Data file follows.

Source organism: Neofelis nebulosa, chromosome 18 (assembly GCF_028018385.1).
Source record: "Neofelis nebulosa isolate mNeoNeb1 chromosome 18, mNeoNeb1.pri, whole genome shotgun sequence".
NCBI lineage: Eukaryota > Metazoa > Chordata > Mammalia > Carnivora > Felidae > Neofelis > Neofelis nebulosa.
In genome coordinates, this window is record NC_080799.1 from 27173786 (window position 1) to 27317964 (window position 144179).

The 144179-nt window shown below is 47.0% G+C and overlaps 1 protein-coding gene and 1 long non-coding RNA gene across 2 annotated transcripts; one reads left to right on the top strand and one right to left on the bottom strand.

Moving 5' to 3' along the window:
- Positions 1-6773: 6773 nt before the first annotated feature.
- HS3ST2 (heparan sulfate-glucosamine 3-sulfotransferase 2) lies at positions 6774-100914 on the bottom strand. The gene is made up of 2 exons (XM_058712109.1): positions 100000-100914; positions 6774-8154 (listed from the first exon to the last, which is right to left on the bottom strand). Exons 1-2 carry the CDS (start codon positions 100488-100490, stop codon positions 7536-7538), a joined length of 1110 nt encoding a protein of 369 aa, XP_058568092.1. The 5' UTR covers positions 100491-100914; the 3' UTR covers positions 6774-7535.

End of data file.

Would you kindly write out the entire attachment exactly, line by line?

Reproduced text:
Source organism: Neofelis nebulosa, chromosome 18 (assembly GCF_028018385.1).
Source record: "Neofelis nebulosa isolate mNeoNeb1 chromosome 18, mNeoNeb1.pri, whole genome shotgun sequence".
NCBI lineage: Eukaryota > Metazoa > Chordata > Mammalia > Carnivora > Felidae > Neofelis > Neofelis nebulosa.
In genome coordinates, this window is record NC_080799.1 from 27173786 (window position 1) to 27317964 (window position 144179).

The 144179-nt window shown below is 47.0% G+C and overlaps 1 protein-coding gene and 1 long non-coding RNA gene across 2 annotated transcripts; one reads left to right on the top strand and one right to left on the bottom strand.

Moving 5' to 3' along the window:
- Positions 1-6773: 6773 nt before the first annotated feature.
- HS3ST2 (heparan sulfate-glucosamine 3-sulfotransferase 2) lies at positions 6774-100914 on the bottom strand. The gene is made up of 2 exons (XM_058712109.1): positions 100000-100914; positions 6774-8154 (listed from the first exon to the last, which is right to left on the bottom strand). Exons 1-2 carry the CDS (start codon positions 100488-100490, stop codon positions 7536-7538), a joined length of 1110 nt encoding a protein of 369 aa, XP_058568092.1. The 5' UTR covers positions 100491-100914; the 3' UTR covers positions 6774-7535.